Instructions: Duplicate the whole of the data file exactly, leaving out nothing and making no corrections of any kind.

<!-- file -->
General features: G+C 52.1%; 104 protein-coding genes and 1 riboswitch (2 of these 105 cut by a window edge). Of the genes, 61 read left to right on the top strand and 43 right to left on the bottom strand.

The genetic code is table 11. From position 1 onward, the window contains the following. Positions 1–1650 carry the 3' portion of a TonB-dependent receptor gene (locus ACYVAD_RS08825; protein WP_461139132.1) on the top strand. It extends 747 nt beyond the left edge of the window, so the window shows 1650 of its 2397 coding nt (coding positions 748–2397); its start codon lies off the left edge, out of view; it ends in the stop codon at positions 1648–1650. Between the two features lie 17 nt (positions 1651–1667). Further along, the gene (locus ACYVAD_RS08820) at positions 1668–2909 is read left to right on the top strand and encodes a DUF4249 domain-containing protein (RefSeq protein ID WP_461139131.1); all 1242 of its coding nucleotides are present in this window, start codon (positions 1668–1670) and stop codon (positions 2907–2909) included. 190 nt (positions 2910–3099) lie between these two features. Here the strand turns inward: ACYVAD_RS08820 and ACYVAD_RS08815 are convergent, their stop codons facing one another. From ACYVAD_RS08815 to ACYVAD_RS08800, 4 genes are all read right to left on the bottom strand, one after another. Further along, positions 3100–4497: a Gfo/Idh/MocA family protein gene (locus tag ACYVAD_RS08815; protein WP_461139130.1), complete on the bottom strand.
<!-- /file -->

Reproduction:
General features: G+C 52.1%; 104 protein-coding genes and 1 riboswitch (2 of these 105 cut by a window edge). Of the genes, 61 read left to right on the top strand and 43 right to left on the bottom strand.

The genetic code is table 11. From position 1 onward, the window contains the following. Positions 1–1650 carry the 3' portion of a TonB-dependent receptor gene (locus ACYVAD_RS08825; protein WP_461139132.1) on the top strand. It extends 747 nt beyond the left edge of the window, so the window shows 1650 of its 2397 coding nt (coding positions 748–2397); its start codon lies off the left edge, out of view; it ends in the stop codon at positions 1648–1650. Between the two features lie 17 nt (positions 1651–1667). Further along, the gene (locus ACYVAD_RS08820) at positions 1668–2909 is read left to right on the top strand and encodes a DUF4249 domain-containing protein (RefSeq protein ID WP_461139131.1); all 1242 of its coding nucleotides are present in this window, start codon (positions 1668–1670) and stop codon (positions 2907–2909) included. 190 nt (positions 2910–3099) lie between these two features. Here the strand turns inward: ACYVAD_RS08820 and ACYVAD_RS08815 are convergent, their stop codons facing one another. From ACYVAD_RS08815 to ACYVAD_RS08800, 4 genes are all read right to left on the bottom strand, one after another. Further along, positions 3100–4497: a Gfo/Idh/MocA family protein gene (locus tag ACYVAD_RS08815; protein WP_461139130.1), complete on the bottom strand.